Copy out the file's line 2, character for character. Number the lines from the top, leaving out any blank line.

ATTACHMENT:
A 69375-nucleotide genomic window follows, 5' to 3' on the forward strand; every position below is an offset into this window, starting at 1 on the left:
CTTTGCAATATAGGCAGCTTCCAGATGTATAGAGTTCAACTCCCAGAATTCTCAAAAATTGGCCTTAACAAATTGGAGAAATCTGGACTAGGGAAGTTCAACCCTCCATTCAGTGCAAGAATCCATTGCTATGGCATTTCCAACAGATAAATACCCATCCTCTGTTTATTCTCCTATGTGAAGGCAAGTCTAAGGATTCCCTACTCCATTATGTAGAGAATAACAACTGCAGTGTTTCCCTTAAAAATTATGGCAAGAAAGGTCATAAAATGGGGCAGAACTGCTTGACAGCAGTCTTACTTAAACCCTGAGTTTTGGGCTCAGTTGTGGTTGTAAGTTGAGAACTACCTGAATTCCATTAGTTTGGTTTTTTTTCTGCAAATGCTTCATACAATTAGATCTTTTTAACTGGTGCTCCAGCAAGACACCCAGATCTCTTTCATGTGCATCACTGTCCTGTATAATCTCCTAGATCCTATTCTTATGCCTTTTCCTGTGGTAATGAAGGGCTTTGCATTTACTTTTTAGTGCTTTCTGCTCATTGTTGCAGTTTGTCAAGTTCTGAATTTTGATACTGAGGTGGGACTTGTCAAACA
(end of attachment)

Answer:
CTTTGCAATATAGGCAGCTTCCAGATGTATAGAGTTCAACTCCCAGAATTCTCAAAAATTGGCCTTAACAAATTGGAGAAATCTGGACTAGGGAAGTTCAACCCTCCATTCAGTGCAAGAATCCATTGCTATGGCATTTCCAACAGATAAATACCCATCCTCTGTTTATTCTCCTATGTGAAGGCAAGTCTAAGGATTCCCTACTCCATTATGTAGAGAATAACAACTGCAGTGTTTCCCTTAAAAATTATGGCAAGAAAGGTCATAAAATGGGGCAGAACTGCTTGACAGCAGTCTTACTTAAACCCTGAGTTTTGGGCTCAGTTGTGGTTGTAAGTTGAGAACTACCTGAATTCCATTAGTTTGGTTTTTTTTCTGCAAATGCTTCATACAATTAGATCTTTTTAACTGGTGCTCCAGCAAGACACCCAGATCTCTTTCATGTGCATCACTGTCCTGTATAATCTCCTAGATCCTATTCTTATGCCTTTTCCTGTGGTAATGAAGGGCTTTGCATTTACTTTTTAGTGCTTTCTGCTCATTGTTGCAGTTTGTCAAGTTCTGAATTTTGATACTGAGGTGGGACTTGTCAAACA